It was in the summer of 1994 that, due to the requirement for Benno to undertake a school holiday project, I first ran a moth trap in our garden. I'd been living in Kent for less than a year yet, because of time spent with the incredible characters in the original "H" block, that was Sandwich Bay Bird Observatory, moths had quickly come into my conciousness. Andy Johnson was probably the keenest of the bunch but, if we needed assistance with an id, the late/great Tony Harman was always in the wings waiting to help us wannabes. So with that as my starting point and Benno needing to return to school (St. Faith's at Ash - which my parents founded) with a project of his choice completed, the garden moths were a gimme? There certainly wasn't a teacher involved who could question the accuracy of anything Benno reported. Indeed, over that holiday period the highlight for us was our first Poplar Hawkmoth, however Tony Harman came round, as he often did for a social, and discovered a Red-necked Footman in one of the pots stored in the fridge awaiting id. Big news back then! Benno's account of the excitement of finding that first garden hawk-moth was well recieved and his primitive artwork only added to the genuine feel for his involvement with the whole project.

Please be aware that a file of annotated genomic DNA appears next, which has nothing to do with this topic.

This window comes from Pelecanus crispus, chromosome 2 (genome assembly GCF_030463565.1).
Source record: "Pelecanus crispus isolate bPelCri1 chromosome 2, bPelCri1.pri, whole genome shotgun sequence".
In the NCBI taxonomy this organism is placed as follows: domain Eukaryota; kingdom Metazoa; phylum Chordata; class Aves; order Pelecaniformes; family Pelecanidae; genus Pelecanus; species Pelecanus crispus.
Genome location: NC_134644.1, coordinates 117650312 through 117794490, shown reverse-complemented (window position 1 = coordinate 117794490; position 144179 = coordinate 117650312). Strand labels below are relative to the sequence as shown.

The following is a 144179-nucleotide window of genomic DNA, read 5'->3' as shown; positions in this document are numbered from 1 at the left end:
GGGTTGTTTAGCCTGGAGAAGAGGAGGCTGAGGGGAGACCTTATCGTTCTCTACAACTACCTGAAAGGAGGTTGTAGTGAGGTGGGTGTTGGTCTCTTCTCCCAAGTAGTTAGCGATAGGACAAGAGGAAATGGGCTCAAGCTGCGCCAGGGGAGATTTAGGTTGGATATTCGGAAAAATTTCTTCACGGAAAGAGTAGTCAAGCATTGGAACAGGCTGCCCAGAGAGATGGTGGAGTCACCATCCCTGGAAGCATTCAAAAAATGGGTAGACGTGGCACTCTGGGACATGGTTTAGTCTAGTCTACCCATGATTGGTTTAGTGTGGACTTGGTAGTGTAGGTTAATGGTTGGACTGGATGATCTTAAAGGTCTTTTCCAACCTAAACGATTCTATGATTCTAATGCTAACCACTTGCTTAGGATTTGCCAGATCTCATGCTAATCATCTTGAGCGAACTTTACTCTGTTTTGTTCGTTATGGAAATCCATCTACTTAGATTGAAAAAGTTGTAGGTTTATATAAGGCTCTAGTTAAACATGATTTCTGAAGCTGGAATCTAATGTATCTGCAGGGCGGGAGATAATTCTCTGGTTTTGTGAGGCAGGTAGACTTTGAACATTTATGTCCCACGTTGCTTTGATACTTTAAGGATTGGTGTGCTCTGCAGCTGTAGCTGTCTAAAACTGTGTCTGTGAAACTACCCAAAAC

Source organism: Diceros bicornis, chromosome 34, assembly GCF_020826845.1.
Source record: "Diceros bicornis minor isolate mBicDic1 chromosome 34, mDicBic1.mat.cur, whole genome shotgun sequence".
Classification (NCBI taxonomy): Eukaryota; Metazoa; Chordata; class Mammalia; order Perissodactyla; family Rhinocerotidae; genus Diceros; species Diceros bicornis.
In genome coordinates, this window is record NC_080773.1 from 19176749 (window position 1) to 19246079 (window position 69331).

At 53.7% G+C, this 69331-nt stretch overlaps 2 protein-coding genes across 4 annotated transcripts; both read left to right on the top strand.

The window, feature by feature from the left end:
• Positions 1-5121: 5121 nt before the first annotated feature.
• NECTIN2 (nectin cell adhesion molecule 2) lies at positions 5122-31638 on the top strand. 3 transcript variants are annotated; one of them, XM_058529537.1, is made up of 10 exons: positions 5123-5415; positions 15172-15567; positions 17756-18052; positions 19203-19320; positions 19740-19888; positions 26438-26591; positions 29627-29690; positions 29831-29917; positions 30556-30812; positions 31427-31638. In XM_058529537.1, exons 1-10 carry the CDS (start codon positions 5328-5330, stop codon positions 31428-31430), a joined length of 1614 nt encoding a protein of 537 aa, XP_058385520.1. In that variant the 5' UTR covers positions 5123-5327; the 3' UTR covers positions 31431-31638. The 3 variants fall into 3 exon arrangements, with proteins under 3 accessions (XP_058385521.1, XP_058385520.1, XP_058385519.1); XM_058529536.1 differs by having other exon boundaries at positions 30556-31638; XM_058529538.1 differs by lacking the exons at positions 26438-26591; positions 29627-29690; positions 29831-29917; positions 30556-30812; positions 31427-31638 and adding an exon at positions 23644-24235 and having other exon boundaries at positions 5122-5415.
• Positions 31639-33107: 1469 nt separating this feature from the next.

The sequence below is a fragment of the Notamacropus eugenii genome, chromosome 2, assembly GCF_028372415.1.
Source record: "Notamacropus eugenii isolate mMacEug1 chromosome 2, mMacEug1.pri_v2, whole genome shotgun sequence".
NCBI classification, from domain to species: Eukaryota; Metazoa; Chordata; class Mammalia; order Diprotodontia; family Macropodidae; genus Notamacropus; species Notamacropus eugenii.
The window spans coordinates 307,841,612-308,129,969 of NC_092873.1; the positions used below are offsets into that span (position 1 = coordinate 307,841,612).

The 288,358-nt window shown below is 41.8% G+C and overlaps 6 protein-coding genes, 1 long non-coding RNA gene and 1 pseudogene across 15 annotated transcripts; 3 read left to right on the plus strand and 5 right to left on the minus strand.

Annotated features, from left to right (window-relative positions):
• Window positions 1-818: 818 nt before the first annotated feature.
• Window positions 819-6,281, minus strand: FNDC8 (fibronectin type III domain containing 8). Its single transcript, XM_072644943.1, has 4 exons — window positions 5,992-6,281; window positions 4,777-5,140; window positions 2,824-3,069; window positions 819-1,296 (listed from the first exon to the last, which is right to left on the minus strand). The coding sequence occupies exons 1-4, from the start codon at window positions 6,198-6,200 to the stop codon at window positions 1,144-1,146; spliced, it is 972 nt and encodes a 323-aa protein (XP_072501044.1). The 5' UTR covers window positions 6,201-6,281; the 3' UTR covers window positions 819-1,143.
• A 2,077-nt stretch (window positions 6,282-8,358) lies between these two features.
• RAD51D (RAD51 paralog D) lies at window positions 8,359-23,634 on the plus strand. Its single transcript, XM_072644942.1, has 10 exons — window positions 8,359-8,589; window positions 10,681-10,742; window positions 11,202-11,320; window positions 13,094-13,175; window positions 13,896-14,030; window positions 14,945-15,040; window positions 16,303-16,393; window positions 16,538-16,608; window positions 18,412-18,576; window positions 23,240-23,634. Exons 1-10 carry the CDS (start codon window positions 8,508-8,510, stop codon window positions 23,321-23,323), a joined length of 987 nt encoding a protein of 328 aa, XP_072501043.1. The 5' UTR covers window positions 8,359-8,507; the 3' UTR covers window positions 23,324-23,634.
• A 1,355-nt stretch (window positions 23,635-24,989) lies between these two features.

|A Least Carpet (Idaea rusticata) on my study window frame!|
A moth which Andy Johnson had gone to great lengths to explain how
restricted was it's distribution in SE England, thus how lucky we were to catch one.
That first season was an incredible period of discovery and a very steep learning curve was embarked upon. That Benno lost interest as gramar school impacted upon his social life and interests, I was left to continue the amazing journey alone, certainly from a garden perspective. Bev and I have run the trap on and off right up to 2016 then sort of lost interest. So why am I prattling on about such things? Firstly, the grand-children finished school today and I'm hoping that moth trapping might inspire them to look at nature rather than be scared of it (parental influence, their Dad is a piss poor excuse of an example where spiders and bumble-bees are involved) Secondly, with retirement, I need to have a reason to get out of bed in the mornings. Emptying a moth trap is certainly one that I've enjoyed previously and showing the odd specimen to the neighbours has always been fun. I'm now in the market for a new trap. Not too sure if I'll get an atinic or an MV, but a trap will be acquired very shortly - any thoughts on the subject would be most gratefully recieved.